3. He's physically weak because the sport he actually wanted to participate in is not acceptable on his planet.

Second:

Your spellings are British so I don't know what cultural ideals in your list fit within your own culture. In the US, individuality and triumph would be the two ideals most readers would at least recognize as valued cultural aspirations. SO, if you want to work off that list, try that too, for whatever culture you plan to market in (or a few).

Example: Most US kids feel like complete failures by the time they're teenagers because they aren't pop stars. They all got little trophies for things like breathing from the time they were 3 (because ... self esteem!) and they don't understand when they don't become famous by the time they're 12. It doesn't help that every disney/nickelodeon show is about 12 year olds having exotic famous lives. Most US teens would at least identify with a kid who thought they needed to triumph - and never did.

Summary:

Bottom line: Pull in actual events that humans on earth work with and mold them to your world. Craft relatable events as the reasons why your character has the flaws you identified.

Final note:

An overarching moral choice is also incredibly useful for hook-ability; see recent answers by Mark Baker. As a testimonial to this idea, when I hammered my MC from 'running from something awful" to "figuring out how to save something he loved" readers connected with him better. The plot stayed the same, but I recast his motivations to something he was working towards, saving someone he cared about. Instead of running from his problems, he took time away from his problems to figure out how to 'save' that person. Same plot, different motivation, seems to work better for readers.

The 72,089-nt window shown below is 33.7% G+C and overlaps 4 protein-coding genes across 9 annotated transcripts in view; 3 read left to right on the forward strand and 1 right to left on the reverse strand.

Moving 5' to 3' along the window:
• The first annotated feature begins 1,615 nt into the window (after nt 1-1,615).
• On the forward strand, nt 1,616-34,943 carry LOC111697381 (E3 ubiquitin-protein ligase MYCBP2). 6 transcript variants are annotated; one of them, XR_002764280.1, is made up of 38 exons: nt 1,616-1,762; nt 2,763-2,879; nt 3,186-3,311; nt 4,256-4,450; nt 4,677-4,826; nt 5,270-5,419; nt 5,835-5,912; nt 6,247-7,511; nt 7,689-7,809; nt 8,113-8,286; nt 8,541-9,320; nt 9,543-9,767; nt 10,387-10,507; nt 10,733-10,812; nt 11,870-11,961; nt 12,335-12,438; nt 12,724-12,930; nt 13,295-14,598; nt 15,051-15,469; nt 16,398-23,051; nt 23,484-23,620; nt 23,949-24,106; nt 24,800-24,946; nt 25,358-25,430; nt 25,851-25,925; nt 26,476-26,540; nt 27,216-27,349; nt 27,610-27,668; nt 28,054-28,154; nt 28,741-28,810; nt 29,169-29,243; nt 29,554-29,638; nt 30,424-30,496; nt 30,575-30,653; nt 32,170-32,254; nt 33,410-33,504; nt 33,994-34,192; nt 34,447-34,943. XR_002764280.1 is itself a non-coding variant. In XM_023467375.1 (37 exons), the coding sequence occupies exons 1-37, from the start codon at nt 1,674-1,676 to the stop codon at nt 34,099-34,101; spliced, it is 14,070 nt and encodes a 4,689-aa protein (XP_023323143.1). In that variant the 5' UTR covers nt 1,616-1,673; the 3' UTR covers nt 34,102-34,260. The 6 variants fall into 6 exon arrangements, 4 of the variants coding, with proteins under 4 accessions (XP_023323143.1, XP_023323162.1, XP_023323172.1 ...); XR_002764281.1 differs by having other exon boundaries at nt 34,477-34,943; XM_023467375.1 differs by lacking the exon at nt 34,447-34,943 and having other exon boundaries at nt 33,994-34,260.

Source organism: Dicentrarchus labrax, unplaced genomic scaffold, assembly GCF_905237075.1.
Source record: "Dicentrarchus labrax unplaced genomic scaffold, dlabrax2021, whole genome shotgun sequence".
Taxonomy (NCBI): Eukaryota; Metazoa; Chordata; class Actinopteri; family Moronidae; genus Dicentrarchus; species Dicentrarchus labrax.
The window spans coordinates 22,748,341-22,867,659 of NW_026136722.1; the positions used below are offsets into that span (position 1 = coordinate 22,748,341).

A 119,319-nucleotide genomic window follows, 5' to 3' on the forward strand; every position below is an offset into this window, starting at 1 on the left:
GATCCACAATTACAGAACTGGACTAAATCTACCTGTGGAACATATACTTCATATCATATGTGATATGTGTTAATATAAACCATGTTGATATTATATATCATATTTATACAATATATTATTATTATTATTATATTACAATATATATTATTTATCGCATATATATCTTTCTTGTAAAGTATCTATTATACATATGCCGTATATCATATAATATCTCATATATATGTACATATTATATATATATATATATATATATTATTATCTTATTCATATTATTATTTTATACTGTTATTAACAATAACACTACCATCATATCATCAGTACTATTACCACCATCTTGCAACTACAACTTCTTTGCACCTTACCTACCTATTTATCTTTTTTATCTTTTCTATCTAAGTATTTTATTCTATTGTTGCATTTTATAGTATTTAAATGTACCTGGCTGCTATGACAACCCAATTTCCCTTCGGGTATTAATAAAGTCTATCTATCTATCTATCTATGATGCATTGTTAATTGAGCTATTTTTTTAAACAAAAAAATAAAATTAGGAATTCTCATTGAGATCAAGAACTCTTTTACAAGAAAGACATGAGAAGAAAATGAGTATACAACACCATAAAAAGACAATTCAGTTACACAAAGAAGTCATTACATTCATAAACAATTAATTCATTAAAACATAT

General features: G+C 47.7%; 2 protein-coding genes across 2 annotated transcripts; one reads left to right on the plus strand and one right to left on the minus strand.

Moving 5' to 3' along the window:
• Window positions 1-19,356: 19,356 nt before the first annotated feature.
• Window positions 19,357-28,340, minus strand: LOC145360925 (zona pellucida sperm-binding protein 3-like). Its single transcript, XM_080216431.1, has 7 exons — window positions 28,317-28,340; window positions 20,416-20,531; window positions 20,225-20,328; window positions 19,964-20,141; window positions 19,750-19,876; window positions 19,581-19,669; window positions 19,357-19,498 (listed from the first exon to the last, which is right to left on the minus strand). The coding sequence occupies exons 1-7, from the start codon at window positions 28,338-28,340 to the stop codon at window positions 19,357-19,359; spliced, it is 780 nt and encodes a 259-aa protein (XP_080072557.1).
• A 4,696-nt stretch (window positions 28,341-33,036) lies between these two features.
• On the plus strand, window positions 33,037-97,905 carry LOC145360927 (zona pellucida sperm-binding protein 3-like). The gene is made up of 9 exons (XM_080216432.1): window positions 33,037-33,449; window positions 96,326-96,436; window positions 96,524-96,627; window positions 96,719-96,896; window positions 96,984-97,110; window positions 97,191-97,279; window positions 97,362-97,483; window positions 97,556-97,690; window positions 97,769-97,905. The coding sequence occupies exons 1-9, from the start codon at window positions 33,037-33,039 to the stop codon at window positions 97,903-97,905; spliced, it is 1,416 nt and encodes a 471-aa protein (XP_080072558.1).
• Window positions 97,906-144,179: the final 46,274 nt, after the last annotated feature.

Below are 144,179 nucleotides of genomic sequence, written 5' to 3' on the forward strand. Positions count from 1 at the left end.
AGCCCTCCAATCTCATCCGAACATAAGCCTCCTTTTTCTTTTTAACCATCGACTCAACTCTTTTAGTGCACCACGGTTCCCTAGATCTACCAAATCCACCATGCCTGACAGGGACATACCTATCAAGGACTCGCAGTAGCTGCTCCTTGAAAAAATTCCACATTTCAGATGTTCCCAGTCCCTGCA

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The protagonist in my novel so far comes from a different world to the other characters.

You've defined him as an "other" character. Are you sure he is meant to be humanized (relatable) in this situation?

I see two options to get readers to have sympathy for him. The reader follows his experience as a normal person in a bizarre land. His reactions, speech, and mannerisms are all recognized by the reader, while everyone else in this strange world behaves in accordance with their customs which are unfamiliar to him/us. The reader learns about the world through his eyes. Alice in Wonderland, Dorothy in Oz, Crichton in Farscape are all this protagonist. They do not necessarily act/react as the reader would, but we understand their cultural references and values even when the other characters are scratching their heads. That's a kind of emapthy even if we don't really like him.

The other option is that readers recognize the world as our own, and all the supporting characters are "typical" people. It's the Stranger who is the oddball, but the reader relates with sympathy when he doesn't understand our real-world dichotomies and hypocrisies. Edward Scissorhands, Wonder Woman/Thor, and probably Jesus Christ are all this character. Their observations of the world are usually simplified to state social criticisms the reader will recognize. He forces the other characters to see problems in our society that we would normally choose to ignore.